UChicago, Northwestern awarded $5 million nanotechnology infrastructure grant

The University of Chicago and Northwestern University have received a five-year, $5 million grant from the National Science Foundation to establish a collaborative venture in nanoscale science, engineering and technology research.

The Soft and Hybrid Nanotechnology Experimental Resource of the two institutions will coordinate the integration of a diverse and open-access group of nanoscale fabrication and characterization facilities at Northwestern and UChicago for internal and external users, both academic and industrial.

“This new award from the National Science Foundation will provide critical support for external users who want to develop nanostructure fabrication and characterization at the University of Chicago’s Pritzker Nanofabrication Facility and at Northwestern,” said Andrew Cleland, the John A. MacLean Sr. Professor for Molecular Engineering Innovation and Enterprise. Cleland heads UChicago’s part of the venture. “The Pritzker Nanofabrication Facility provides a unique research and development environment for the academic and industrial scientists interested in pursuing state-of-the-art, micro- and nanoscale fabrication.”

Prof. Matthew Tirrell, the Pritzker Director of the Institute for Molecular Engineering, said that he anticipates the new venture to draw researchers from the Chicago area, the Midwest, and nationally to UChicago and Northwestern facilities. “This will also deepen the existing collaborations between UChicago and Northwestern, and will foster new collaborations with other academic institutions and with industry,” Tirrell said.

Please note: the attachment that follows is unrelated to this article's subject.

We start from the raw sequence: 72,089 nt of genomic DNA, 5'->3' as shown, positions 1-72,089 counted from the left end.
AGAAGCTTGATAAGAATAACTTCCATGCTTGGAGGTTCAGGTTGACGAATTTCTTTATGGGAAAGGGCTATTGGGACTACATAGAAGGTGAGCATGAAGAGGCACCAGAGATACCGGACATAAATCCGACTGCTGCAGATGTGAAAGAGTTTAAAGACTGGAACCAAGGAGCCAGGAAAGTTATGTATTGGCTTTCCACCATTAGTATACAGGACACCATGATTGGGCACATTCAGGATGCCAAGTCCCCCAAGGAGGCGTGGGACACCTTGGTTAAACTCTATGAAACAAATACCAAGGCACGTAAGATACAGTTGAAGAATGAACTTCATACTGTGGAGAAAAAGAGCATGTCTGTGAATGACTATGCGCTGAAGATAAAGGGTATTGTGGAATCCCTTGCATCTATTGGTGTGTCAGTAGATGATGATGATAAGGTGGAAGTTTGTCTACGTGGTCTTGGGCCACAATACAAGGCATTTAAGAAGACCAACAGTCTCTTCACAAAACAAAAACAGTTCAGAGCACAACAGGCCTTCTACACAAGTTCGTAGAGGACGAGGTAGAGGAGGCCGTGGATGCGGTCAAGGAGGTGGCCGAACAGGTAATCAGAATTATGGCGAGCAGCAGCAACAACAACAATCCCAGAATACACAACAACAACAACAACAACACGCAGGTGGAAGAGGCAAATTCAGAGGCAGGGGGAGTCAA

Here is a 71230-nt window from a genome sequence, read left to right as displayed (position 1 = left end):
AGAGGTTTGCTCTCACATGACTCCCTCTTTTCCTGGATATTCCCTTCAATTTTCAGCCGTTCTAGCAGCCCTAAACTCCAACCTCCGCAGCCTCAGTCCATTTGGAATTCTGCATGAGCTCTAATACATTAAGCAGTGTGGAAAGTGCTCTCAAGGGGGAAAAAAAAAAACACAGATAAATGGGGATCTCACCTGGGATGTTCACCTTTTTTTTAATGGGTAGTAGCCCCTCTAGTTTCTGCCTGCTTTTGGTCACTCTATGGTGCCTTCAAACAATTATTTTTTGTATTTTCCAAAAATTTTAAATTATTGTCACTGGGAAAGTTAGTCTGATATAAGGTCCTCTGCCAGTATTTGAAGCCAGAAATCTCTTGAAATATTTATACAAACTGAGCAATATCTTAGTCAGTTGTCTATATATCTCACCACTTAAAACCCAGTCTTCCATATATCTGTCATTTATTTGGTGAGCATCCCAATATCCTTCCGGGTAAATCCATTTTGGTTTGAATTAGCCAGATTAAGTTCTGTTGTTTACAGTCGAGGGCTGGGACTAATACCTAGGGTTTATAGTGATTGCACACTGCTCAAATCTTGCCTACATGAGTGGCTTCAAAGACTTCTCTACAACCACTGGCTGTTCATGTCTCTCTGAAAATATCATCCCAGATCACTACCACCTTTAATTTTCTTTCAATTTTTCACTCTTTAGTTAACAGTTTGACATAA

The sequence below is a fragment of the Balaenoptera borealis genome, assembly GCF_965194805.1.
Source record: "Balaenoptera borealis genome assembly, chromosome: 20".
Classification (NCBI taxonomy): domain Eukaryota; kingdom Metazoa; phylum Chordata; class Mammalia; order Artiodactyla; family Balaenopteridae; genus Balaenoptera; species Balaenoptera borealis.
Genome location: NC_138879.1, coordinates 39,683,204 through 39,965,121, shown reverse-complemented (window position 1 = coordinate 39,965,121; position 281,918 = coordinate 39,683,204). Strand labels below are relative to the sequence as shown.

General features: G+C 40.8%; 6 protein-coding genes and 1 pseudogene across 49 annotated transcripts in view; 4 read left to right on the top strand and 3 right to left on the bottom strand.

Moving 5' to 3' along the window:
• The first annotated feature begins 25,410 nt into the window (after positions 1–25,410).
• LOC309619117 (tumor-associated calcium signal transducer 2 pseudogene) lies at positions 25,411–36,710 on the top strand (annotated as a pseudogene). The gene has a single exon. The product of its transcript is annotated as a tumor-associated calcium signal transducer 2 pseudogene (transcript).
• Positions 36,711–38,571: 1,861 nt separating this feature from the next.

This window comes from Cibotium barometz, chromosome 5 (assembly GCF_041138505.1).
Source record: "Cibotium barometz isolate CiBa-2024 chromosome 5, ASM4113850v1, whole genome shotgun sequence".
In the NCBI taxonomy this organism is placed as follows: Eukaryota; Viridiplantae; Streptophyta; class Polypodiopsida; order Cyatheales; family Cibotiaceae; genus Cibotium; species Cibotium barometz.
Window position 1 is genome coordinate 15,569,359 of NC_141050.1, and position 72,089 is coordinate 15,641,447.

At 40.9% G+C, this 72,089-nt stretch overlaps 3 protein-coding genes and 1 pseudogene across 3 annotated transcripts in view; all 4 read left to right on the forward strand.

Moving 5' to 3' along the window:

Leading the SHyNE Resource effort is Vinayak Dravid, the Abraham Harris Professor of Materials Science and Engineering, and founding director of Northwestern’s Atomic and Nanoscale Characterization Experimental Center.

“SHyNE Resource streamlines our nanotechnology facilities, providing unique and integrated capabilities for internal Northwestern and UChicago researchers as well as external users, especially small and medium enterprises and startup companies,” Dravid said. It also will offer colleges and public institutions, including museums, opportunity to access research and training instrumentation under one umbrella.

SHyNE is one of 16 user facility sites nationwide that the National Science Foundation is funding with $81 million of support as part of a new National Nanotechnology Coordinated Infrastructure.